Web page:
Our Common Good
rhamphotheca:

Forests Worldwide near Tipping Point From Drought
by Monga Bay staff
Forests worldwide are at “equally high risk” to die-off from drought conditions, warns a new study published this week in the journal Nature.  The study, conducted by an international team of scientists, assessed the specific physiological effects of drought on 226 tree species at 81 sites in different biomes around the world. It found that 70 percent of the species sampled are particularly vulnerable to reduction in water availability. With drought conditions increasing around the globe due to climate change and deforestation, the research suggests large swathes of the world’s forests — and the services they afford — may be approaching a tipping point.  Water is critical to trees, transporting nutrients, providing stabilizing, and serving as a medium for the metabolic processes that generate the energy needed for a tree to survive.
(read more: MongaBay)                       (photos: Rhett Butler)

It is finally starting to freeze at night on a regular basis - but I have been watering my yard and trees all week - because what we have not had is rain or snow.  My house is surrounded by trees and I don’t want them dying or falling on my house.  It may be winter, but our drought continues.

rhamphotheca:

Forests Worldwide near Tipping Point From Drought

by Monga Bay staff

Forests worldwide are at “equally high risk” to die-off from drought conditions, warns a new study published this week in the journal Nature.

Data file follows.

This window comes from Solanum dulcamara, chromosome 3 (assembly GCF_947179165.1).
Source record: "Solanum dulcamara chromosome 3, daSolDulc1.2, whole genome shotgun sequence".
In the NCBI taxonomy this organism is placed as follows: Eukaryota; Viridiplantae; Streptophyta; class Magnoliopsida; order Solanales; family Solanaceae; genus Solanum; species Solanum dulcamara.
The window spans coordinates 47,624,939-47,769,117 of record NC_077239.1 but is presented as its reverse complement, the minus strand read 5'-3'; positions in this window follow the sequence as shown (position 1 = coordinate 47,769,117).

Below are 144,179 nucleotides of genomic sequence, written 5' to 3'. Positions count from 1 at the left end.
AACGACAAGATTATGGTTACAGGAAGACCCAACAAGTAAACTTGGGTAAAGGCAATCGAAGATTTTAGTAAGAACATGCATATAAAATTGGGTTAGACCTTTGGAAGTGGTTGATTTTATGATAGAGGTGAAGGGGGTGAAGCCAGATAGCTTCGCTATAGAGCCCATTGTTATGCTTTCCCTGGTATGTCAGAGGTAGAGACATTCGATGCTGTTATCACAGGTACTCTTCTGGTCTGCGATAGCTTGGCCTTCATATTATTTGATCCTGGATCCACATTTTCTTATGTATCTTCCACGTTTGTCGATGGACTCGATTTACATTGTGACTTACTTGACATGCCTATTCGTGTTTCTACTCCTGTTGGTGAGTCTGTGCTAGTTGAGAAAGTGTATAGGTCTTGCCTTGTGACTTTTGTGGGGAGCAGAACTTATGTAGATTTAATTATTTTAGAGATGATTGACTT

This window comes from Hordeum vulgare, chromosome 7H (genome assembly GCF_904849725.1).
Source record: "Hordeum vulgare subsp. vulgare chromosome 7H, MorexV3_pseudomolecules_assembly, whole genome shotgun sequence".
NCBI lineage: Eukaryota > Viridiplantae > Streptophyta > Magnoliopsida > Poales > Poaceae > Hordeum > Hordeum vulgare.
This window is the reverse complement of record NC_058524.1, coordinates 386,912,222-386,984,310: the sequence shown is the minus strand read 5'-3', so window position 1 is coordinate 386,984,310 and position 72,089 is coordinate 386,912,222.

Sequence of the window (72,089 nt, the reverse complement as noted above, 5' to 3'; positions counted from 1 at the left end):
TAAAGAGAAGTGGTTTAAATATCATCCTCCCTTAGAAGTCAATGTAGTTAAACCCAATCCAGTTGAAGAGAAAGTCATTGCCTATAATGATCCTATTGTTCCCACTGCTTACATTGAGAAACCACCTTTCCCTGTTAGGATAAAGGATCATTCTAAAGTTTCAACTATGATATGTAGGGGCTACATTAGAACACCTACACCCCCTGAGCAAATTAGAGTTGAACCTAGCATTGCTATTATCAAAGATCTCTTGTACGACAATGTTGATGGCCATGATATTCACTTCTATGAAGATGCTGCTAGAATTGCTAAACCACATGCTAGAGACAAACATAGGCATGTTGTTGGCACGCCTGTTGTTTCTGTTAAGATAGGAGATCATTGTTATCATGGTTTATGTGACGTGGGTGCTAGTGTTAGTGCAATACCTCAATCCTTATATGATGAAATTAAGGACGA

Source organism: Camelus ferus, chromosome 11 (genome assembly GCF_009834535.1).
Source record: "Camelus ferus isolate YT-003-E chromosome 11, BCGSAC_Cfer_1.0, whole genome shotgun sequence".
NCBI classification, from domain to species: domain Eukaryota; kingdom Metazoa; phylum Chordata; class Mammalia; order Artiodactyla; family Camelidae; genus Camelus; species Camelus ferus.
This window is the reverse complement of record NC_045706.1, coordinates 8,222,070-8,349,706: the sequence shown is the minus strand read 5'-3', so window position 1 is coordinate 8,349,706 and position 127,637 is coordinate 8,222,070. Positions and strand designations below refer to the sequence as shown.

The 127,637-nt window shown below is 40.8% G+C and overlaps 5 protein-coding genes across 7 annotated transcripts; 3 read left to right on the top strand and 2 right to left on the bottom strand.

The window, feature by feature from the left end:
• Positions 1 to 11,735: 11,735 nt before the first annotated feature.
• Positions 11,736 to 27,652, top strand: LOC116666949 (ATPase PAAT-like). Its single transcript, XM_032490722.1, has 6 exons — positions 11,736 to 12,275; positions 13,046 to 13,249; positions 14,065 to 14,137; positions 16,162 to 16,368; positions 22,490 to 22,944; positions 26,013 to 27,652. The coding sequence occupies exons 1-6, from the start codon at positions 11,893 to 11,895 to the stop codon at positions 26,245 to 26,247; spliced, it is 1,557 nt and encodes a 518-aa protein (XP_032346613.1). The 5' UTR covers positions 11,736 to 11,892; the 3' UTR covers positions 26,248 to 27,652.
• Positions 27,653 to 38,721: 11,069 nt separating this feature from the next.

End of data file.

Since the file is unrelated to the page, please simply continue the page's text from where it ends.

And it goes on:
The study, conducted by an international team of scientists, assessed the specific physiological effects of drought on 226 tree species at 81 sites in different biomes around the world. It found that 70 percent of the species sampled are particularly vulnerable to reduction in water availability. With drought conditions increasing around the globe due to climate change and deforestation, the research suggests large swathes of the world’s forests — and the services they afford — may be approaching a tipping point.

Water is critical to trees, transporting nutrients, providing stabilizing, and serving as a medium for the metabolic processes that generate the energy needed for a tree to survive.

(read more: MongaBay)                       (photos: Rhett Butler)

It is finally starting to freeze at night on a regular basis - but I have been watering my yard and trees all week - because what we have not had is rain or snow.  My house is surrounded by trees and I don’t want them dying or falling on my house.  It may be winter, but our drought continues.